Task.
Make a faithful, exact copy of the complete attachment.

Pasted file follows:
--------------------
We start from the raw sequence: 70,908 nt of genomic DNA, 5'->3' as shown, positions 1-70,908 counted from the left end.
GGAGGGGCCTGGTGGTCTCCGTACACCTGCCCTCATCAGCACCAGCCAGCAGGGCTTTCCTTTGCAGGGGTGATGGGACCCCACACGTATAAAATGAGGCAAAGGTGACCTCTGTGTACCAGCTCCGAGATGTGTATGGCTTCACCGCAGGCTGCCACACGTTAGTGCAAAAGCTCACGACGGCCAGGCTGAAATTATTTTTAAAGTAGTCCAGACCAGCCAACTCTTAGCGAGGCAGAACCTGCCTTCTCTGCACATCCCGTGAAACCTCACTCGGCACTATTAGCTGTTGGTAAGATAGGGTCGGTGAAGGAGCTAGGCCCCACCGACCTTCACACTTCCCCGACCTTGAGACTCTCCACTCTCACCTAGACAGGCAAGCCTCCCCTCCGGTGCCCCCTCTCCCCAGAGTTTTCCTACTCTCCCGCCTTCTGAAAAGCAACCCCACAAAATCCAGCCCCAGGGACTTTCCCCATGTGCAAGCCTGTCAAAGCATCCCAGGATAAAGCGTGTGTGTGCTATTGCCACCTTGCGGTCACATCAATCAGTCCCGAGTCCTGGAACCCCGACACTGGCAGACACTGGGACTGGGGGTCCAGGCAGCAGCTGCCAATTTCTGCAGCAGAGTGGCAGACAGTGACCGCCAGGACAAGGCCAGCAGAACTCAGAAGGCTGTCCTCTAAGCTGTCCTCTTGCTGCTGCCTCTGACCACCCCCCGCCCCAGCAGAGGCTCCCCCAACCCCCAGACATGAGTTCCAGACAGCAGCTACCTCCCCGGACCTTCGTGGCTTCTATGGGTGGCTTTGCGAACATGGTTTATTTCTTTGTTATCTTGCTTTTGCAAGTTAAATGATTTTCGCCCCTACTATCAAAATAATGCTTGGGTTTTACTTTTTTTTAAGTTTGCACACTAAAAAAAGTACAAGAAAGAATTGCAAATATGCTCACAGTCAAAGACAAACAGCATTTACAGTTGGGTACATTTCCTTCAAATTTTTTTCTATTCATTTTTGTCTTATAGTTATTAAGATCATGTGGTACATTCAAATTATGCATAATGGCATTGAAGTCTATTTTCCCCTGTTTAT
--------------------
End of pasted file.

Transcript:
We start from the raw sequence: 70,908 nt of genomic DNA, 5'->3' as shown, positions 1-70,908 counted from the left end.
GGAGGGGCCTGGTGGTCTCCGTACACCTGCCCTCATCAGCACCAGCCAGCAGGGCTTTCCTTTGCAGGGGTGATGGGACCCCACACGTATAAAATGAGGCAAAGGTGACCTCTGTGTACCAGCTCCGAGATGTGTATGGCTTCACCGCAGGCTGCCACACGTTAGTGCAAAAGCTCACGACGGCCAGGCTGAAATTATTTTTAAAGTAGTCCAGACCAGCCAACTCTTAGCGAGGCAGAACCTGCCTTCTCTGCACATCCCGTGAAACCTCACTCGGCACTATTAGCTGTTGGTAAGATAGGGTCGGTGAAGGAGCTAGGCCCCACCGACCTTCACACTTCCCCGACCTTGAGACTCTCCACTCTCACCTAGACAGGCAAGCCTCCCCTCCGGTGCCCCCTCTCCCCAGAGTTTTCCTACTCTCCCGCCTTCTGAAAAGCAACCCCACAAAATCCAGCCCCAGGGACTTTCCCCATGTGCAAGCCTGTCAAAGCATCCCAGGATAAAGCGTGTGTGTGCTATTGCCACCTTGCGGTCACATCAATCAGTCCCGAGTCCTGGAACCCCGACACTGGCAGACACTGGGACTGGGGGTCCAGGCAGCAGCTGCCAATTTCTGCAGCAGAGTGGCAGACAGTGACCGCCAGGACAAGGCCAGCAGAACTCAGAAGGCTGTCCTCTAAGCTGTCCTCTTGCTGCTGCCTCTGACCACCCCCCGCCCCAGCAGAGGCTCCCCCAACCCCCAGACATGAGTTCCAGACAGCAGCTACCTCCCCGGACCTTCGTGGCTTCTATGGGTGGCTTTGCGAACATGGTTTATTTCTTTGTTATCTTGCTTTTGCAAGTTAAATGATTTTCGCCCCTACTATCAAAATAATGCTTGGGTTTTACTTTTTTTTAAGTTTGCACACTAAAAAAAGTACAAGAAAGAATTGCAAATATGCTCACAGTCAAAGACAAACAGCATTTACAGTTGGGTACATTTCCTTCAAATTTTTTTCTATTCATTTTTGTCTTATAGTTATTAAGATCATGTGGTACATTCAAATTATGCATAATGGCATTGAAGTCTATTTTCCCCTGTTTAT